What is Credit?
Credit allows you to borrow money and access products or services now, with the understanding that you will pay in the future. Your ability to access credit is based on your credit history, which is a record of your debts and repayment of those debts.
What is a Credit Score?
Your credit history is compiled by three independent credit bureaus (Equifax, Experian, and TransUnion) into documents called credit reports. Your borrowing information is voluntarily reported to the credit bureaus by banks, credit card issuers, credit unions, and other types of creditors.
Each credit report summarizes your credit history with a number between 300 and 850. High credit scores reflect a good credit history, while low scores reflect a bad credit history. A typical breakdown of credit scores is as follows: 300-579 = Poor, 580-669 = Fair, 670-739 = Good, 740-799 = Very Good, 800-850 = Excellent.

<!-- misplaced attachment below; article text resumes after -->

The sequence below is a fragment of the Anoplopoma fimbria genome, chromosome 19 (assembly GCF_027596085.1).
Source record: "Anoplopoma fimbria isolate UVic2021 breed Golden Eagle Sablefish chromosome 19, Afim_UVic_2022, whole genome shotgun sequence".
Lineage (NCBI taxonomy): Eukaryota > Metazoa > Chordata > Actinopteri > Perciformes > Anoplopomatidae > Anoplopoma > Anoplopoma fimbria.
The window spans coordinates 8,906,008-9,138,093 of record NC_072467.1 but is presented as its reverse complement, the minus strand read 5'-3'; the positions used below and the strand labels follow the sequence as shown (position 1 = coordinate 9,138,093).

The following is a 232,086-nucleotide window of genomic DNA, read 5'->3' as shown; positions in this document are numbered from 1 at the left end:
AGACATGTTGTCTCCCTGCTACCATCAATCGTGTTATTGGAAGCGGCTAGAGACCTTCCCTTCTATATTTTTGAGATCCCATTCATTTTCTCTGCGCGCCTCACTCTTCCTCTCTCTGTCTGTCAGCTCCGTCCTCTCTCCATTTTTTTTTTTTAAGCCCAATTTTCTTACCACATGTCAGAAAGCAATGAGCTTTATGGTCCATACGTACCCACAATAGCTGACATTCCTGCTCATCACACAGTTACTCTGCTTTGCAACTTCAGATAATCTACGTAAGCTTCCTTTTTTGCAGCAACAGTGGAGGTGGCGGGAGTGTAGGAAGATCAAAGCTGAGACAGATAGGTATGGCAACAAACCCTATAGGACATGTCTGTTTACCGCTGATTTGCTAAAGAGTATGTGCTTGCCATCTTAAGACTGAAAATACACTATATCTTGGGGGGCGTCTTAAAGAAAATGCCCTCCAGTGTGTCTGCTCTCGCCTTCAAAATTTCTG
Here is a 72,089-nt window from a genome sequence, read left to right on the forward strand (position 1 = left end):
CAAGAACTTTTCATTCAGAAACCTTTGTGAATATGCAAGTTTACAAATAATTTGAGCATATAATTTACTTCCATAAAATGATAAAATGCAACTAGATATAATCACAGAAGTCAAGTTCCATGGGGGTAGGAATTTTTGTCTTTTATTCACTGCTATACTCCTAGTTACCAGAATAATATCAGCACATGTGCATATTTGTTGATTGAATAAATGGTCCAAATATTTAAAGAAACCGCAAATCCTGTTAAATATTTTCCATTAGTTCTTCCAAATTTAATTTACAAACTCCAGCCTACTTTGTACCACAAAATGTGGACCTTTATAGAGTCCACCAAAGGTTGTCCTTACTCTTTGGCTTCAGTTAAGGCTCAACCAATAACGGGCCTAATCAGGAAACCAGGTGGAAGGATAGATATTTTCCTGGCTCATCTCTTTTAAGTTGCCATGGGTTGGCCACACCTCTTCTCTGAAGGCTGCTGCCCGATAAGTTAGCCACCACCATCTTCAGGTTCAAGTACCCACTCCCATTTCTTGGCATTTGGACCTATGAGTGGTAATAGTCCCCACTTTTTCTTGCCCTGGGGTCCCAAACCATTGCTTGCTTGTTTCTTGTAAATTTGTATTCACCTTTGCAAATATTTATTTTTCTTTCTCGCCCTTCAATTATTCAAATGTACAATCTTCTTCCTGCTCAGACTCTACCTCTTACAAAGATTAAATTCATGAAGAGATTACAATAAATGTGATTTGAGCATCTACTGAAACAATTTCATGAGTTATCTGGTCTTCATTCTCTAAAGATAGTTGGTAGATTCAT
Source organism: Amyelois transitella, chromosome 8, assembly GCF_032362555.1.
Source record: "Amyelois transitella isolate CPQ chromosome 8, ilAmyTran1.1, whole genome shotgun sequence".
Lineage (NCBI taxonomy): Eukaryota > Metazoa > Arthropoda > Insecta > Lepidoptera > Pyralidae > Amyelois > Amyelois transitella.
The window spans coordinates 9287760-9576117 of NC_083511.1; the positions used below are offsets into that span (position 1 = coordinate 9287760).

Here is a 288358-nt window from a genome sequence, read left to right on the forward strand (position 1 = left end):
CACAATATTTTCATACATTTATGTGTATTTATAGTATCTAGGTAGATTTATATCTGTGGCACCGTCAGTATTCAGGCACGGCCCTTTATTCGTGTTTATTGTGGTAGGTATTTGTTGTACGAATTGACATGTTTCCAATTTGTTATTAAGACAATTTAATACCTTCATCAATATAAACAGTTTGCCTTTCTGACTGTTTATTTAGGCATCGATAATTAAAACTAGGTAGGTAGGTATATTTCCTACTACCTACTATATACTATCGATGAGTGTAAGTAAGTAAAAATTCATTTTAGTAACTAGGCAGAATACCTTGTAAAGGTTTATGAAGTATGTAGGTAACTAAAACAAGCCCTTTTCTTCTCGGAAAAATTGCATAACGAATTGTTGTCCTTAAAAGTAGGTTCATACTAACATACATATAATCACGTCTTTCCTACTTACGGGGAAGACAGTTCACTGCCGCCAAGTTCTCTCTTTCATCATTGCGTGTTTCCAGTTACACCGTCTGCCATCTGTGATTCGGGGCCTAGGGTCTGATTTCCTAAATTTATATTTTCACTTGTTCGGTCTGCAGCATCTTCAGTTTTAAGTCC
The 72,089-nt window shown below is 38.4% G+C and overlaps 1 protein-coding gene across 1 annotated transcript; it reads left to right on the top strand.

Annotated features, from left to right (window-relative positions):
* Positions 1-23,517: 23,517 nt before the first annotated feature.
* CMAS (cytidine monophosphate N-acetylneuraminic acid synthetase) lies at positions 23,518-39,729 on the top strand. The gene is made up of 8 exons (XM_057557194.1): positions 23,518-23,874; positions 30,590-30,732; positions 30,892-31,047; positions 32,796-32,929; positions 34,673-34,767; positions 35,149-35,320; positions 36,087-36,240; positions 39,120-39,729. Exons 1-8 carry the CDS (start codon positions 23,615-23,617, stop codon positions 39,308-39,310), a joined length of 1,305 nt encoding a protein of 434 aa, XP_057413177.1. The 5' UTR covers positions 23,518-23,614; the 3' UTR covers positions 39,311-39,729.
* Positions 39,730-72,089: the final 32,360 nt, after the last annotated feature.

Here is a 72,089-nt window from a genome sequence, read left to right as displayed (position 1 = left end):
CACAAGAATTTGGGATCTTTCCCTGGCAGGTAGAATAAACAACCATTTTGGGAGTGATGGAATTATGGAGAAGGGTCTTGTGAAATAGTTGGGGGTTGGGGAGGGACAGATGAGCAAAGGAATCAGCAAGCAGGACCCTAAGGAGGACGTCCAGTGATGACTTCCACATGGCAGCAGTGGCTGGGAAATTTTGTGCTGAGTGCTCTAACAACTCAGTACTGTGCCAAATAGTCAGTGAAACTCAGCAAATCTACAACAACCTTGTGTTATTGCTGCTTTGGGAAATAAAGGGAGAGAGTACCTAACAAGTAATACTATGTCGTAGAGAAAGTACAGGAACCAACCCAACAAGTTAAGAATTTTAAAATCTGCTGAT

Why is Your Credit Score Important?
A good credit score is important because lenders use this score to determine how likely you are to pay back your debt. A high credit score makes it easier for you to borrow money, and at more favorable terms.
Your ability to borrow money impacts multiple aspects of your life because it gives you access to goods and services that are too expensive to purchase up front. Common examples of such large purchases include homes and cars. But even renting decisions are influenced by credit scores, as landlords and property management companies will run your credit if you apply for an apartment or other rented living space.
Having a higher credit score also provides access to higher limits and better interest rates on credit cards. Credit cards are convenient not only for fraud and theft protection, but many also offer rewards programs.
Insurance companies will also run your credit as part of the process of determining your premium rates, offering better rates to those with higher credit scores. A high credit score not only gives you the ability to make large purchases, but to secure better rates on those purchases (i.e., save money on the repayment). The same goes for surety companies, as most types of bonds require a credit check. Please click here for more information on bonds.